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Rabbi Shmuel Silber - Parsha Perspectives: Lech Lecha: Living With G-D

By Rabbi Shmuel Silber

Posted on 10/30/20

Parshas HaShavua Divrei Torah sponsored by
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“And the Lord said to Abram, “Go forth (Lech Lecha) from your land and from your birthplace and from your father’s house, to the land that I will show you (Genesis 12:1).”


It is in this week’s Parsha that we are introduced to our first patriarch, Avraham. The life of a patriarch is filled with much challenge and sacrifice. The life of a patriarch is far from idyllic and serene. The life a patriarch is filled with upheaval and turbulence and yet, it is meaningful, fulfilling, and impactful. Avraham’s journey began with two words, “Lech Lecha (go forth)you must leave what you know and venture into the great unknown. Avraham’s journey is our journey; the journey of the Jew throughout the ages; the journey of the Jew into the vast unknown. But this great test was but one of ten. The Mishna in Pirkei Avos (5:3) states: Avraham was given ten tests and he passed them all …” We often assume that Lech Lecha was the first. However, the Bartenura (Rabbi Ovadiah Bartenura, 1445-1515) explains that the first test was “Ur Kasdim.” What happened in Ur Kasdim? Rashi (11:28) quotes the Midrash that tells the story of Avraham being handed over to Nimrod for judgement. Avraham had smashed idols and repudiated idolatry and was given an ultimatum – give up your monotheistic beliefs or be thrown into a fiery furnace. Avraham chose death over renouncing his faith and as a result was thrown into the fiery furnace. Miraculously, Avraham was saved. This, explains the Bartenura, was Avraham’s first test. But this begs an obvious question: Why isn’t this test mentioned in the text? The episode of Ur Kasdim is only mentioned in the Midrash. It is never once mentioned in the Genesis narrative. The test of Lech Lecha is told to us in great detail, yet there is no scriptural coverage of the test of Ur Kasdim. How are we to understand this glaring omission?


Rav Yisrael Meir Lau (current Chief Rabbi of Tel Aviv, former Chief Rabbi of Israel) suggests a beautiful explanation. Throughout the ages, we have given our lives “Al Kiddush Hashem, (to sanctify the name of God).” Brave Jewish men, women, and children have given their lives rather than renounce their faith or give up their Torah. This ability to make the ultimate sacrifice for God is part of our religious and spiritual DNA. But there is something greater than dying Al Kiddush Hashem, and that is – living Al Kiddush Hashem. The greatest accomplishment for the Jew is to live each and every day in a way that is a credit to my Creator, my Torah, and my people. Dying for God is an incredible act of heroism, but you only have to summon the courage once. A greater accomplishment is Living for God as it requires me to summon the courage, optimism, and strength each and every day.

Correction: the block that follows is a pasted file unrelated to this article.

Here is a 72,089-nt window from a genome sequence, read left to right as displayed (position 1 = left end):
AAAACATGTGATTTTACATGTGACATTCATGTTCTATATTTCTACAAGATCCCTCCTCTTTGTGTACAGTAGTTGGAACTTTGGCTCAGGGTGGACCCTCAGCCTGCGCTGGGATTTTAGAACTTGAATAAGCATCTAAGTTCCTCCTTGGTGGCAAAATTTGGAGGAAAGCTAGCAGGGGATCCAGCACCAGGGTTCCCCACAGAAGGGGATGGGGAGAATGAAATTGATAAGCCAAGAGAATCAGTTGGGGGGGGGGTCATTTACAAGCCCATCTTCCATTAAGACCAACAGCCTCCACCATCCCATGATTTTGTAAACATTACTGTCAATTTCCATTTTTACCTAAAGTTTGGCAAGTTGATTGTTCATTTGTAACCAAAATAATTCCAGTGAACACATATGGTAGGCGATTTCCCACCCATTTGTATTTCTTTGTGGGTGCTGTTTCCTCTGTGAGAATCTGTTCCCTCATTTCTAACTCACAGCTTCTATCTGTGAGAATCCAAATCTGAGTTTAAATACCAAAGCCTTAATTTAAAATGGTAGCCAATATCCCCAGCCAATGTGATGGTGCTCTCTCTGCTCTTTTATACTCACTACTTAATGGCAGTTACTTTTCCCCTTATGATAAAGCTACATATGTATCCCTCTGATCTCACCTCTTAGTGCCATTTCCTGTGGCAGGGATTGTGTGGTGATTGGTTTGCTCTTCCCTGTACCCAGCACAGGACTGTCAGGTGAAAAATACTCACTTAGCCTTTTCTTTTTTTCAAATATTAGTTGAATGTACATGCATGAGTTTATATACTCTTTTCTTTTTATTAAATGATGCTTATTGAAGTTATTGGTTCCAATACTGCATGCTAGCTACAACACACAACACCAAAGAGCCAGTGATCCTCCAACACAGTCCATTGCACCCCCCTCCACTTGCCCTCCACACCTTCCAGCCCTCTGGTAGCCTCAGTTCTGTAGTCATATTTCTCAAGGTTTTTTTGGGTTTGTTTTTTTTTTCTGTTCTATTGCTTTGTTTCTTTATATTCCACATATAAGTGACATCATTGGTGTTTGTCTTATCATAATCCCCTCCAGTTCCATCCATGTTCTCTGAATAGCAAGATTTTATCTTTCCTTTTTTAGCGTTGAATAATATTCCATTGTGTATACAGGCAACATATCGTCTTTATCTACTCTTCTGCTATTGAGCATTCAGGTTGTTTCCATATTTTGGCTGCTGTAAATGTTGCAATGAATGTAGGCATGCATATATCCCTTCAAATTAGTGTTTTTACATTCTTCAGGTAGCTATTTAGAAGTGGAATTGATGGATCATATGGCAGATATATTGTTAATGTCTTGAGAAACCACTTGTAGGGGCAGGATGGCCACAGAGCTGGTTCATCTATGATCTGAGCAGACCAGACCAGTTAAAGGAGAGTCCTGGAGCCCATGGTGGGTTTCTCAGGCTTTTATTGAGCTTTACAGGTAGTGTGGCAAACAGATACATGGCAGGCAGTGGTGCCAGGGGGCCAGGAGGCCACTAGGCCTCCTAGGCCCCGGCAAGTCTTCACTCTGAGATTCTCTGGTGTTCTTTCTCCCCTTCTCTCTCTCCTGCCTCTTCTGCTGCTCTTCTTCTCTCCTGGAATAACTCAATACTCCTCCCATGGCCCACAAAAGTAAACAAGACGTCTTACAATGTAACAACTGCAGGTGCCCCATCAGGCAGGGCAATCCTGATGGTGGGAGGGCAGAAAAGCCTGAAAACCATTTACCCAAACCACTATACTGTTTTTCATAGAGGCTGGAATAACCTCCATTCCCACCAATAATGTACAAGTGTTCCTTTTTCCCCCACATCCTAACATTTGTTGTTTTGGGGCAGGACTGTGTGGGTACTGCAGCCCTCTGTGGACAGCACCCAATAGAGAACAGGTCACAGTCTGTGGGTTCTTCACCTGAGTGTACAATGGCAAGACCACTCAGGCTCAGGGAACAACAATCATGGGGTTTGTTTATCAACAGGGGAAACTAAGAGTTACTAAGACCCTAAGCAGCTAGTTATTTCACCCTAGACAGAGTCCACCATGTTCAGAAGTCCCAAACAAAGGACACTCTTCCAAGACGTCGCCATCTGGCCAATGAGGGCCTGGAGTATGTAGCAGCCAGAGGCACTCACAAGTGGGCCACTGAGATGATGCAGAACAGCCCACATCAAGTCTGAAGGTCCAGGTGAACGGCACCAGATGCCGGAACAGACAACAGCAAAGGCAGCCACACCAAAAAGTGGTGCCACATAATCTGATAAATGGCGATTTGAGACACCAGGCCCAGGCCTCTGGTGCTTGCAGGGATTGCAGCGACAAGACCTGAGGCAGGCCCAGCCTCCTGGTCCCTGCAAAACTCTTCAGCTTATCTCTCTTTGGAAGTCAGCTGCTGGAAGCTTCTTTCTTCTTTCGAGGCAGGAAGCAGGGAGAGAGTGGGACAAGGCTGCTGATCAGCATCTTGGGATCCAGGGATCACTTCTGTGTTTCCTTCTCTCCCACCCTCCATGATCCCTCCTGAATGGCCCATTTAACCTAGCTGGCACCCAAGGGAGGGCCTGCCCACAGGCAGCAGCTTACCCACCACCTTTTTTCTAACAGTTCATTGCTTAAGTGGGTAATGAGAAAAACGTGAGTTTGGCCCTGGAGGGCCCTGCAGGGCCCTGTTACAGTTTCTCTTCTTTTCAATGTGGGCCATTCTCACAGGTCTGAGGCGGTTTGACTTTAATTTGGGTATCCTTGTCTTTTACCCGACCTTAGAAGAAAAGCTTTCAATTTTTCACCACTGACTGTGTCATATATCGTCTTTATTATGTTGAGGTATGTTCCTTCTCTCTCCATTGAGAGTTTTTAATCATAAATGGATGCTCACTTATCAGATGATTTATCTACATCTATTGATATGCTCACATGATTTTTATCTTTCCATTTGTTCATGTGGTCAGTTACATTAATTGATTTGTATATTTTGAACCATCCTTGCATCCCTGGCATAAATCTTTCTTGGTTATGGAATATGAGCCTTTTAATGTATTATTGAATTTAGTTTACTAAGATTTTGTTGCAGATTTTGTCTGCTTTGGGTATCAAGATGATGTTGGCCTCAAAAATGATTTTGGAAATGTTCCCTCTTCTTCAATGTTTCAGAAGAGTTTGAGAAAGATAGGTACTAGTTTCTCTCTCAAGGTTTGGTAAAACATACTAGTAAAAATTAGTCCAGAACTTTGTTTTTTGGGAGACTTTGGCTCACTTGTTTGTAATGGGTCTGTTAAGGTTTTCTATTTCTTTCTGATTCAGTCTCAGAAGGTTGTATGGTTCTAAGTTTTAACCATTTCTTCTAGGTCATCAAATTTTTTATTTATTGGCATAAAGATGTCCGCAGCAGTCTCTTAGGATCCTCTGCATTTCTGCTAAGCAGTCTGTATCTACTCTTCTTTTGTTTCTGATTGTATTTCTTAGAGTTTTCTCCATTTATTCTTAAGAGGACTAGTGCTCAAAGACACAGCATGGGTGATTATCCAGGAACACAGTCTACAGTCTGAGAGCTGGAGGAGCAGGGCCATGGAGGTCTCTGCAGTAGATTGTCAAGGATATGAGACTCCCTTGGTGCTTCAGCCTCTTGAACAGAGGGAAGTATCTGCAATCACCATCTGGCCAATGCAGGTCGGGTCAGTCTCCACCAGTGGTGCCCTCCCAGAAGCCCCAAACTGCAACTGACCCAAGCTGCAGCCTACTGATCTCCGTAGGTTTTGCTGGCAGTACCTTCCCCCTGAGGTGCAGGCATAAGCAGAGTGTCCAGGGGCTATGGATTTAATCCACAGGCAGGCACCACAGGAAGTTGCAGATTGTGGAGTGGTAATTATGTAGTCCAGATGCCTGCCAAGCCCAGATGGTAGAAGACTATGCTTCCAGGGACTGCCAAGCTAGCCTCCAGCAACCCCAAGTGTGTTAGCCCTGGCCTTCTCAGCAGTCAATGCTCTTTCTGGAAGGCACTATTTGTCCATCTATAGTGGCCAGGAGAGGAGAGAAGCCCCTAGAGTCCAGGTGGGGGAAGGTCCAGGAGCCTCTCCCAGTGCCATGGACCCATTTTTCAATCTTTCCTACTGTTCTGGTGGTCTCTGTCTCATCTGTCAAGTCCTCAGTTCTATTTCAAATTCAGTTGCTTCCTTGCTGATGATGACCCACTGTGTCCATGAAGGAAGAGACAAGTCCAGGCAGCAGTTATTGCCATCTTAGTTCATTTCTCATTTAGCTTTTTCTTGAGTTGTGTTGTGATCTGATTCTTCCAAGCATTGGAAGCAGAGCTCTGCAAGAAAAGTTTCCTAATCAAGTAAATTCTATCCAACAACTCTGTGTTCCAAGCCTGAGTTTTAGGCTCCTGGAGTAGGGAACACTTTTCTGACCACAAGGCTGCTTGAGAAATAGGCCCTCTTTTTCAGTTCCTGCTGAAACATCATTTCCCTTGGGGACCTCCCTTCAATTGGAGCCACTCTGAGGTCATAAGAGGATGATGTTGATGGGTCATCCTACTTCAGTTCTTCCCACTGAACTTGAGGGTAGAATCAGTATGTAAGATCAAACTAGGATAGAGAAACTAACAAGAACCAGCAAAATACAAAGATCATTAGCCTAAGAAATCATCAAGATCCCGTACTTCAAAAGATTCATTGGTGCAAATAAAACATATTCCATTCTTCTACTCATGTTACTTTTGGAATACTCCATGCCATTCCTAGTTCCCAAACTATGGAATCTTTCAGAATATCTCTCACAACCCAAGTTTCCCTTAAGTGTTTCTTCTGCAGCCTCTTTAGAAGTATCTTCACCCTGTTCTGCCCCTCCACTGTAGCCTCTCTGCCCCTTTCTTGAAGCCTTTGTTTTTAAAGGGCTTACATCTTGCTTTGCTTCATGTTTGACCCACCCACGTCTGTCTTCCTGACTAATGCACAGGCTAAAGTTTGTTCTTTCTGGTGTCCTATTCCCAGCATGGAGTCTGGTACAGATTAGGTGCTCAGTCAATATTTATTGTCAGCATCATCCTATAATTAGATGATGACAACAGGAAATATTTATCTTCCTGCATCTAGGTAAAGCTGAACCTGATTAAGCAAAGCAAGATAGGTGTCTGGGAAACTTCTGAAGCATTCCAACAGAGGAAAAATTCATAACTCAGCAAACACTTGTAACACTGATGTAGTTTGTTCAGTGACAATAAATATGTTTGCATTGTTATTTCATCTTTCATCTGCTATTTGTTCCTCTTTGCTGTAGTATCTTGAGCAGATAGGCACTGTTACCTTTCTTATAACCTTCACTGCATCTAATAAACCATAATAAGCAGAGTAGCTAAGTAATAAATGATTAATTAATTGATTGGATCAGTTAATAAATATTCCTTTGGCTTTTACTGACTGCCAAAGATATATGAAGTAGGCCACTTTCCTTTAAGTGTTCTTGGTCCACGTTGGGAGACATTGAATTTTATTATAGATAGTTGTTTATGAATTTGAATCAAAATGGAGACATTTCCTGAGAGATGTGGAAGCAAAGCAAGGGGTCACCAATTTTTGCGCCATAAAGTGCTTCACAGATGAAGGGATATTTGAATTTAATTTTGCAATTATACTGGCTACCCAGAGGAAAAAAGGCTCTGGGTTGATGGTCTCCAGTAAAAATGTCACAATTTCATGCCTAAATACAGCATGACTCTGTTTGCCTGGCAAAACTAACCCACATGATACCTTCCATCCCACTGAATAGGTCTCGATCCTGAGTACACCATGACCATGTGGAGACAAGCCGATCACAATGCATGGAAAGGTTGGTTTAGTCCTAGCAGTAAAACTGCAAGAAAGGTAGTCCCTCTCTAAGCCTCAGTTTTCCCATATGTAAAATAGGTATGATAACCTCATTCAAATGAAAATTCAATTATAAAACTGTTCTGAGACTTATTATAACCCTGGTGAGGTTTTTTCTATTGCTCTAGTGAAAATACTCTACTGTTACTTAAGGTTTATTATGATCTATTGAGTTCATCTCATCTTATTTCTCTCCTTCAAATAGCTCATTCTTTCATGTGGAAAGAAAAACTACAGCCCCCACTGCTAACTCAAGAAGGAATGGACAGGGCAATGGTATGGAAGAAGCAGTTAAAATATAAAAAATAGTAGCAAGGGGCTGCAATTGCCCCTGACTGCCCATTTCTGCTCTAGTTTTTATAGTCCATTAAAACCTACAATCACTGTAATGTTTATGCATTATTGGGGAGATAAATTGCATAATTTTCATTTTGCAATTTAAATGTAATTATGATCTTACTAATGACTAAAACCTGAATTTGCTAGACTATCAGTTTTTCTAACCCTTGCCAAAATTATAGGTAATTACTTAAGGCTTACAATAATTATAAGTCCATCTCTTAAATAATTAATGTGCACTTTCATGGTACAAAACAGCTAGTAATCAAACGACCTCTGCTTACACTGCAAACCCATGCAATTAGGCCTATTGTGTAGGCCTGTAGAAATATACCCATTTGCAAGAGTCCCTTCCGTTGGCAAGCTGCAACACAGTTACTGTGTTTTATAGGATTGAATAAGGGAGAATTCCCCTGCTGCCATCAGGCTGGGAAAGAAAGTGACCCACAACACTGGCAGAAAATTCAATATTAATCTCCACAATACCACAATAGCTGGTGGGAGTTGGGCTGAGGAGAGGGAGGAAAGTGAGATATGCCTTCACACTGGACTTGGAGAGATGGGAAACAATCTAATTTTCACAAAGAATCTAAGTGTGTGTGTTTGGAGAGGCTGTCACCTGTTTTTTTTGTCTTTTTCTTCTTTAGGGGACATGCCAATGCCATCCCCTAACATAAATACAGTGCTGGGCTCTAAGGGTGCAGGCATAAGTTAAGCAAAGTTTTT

Avraham’s willingness to give his life at Ur Kasdim was an incredible display of spiritual heroism, but this is not the lesson God wants us to take from the life of Avraham or how we are meant to emulate him. Instead, our first exposure to Avraham is Lech LechaLech Lecha was the test of living Al Kiddush HashemLech Lecha was not a one-time command. Lech Lecha was God telling Avraham, “If you want to be great, you have to be willing to separate yourself from those things that hold you back. If you want to self-actualize, you need to be willing to stand alone. If you want to be holy, you must be ready to venture into the unknown.” Lech Lecha was the greatest test – the challenge of living Al Kiddush Hashem.


We find ourselves in the midst of challenging times. If a global pandemic weren’t enough, we are in the midst of a contentious election season. One of the greatest privileges we have as citizens of this great country is the right to vote. We each have a say in who the next leader of this great nation will be. This is a privilege we must exercise and take seriously. We also have the right to express our personal views and affiliations, but we must be careful to do so in a manner befitting a Jew. Our mandate is that everything we do and say must be a Kiddush Hashem. It is important for us to be involved in the political process, but we must articulate our views and positions without demeaning or belittling the other. We have seen people literally beating each other up over their differing political views. We have seen a profound erosion of basic human decency and behavior. We must be better. We must model the correct behavior as we are charged with being a light unto the nations. We must pray, learn, work, and vote Al Kiddush Hashem.


We stand in awe of those who have died Al Kiddush Hashem. We pay homage to those who made the ultimate sacrifice to preserve our faith, ideals, and way of life. But we are called upon to do something of even greater significance.  We must fight the good fight each and every day. We must make sure that what we do, how we behave, the interactions we have, the aspirations we possess, the goals we set, and the dreams we dream are a source of nachas for God and for ourselves. We must strive to live Al Kiddush Hashem.


May we each be privileged to find the strength to embark on our Lech Lecha journey, and may we find the resolve to make it to our promised land.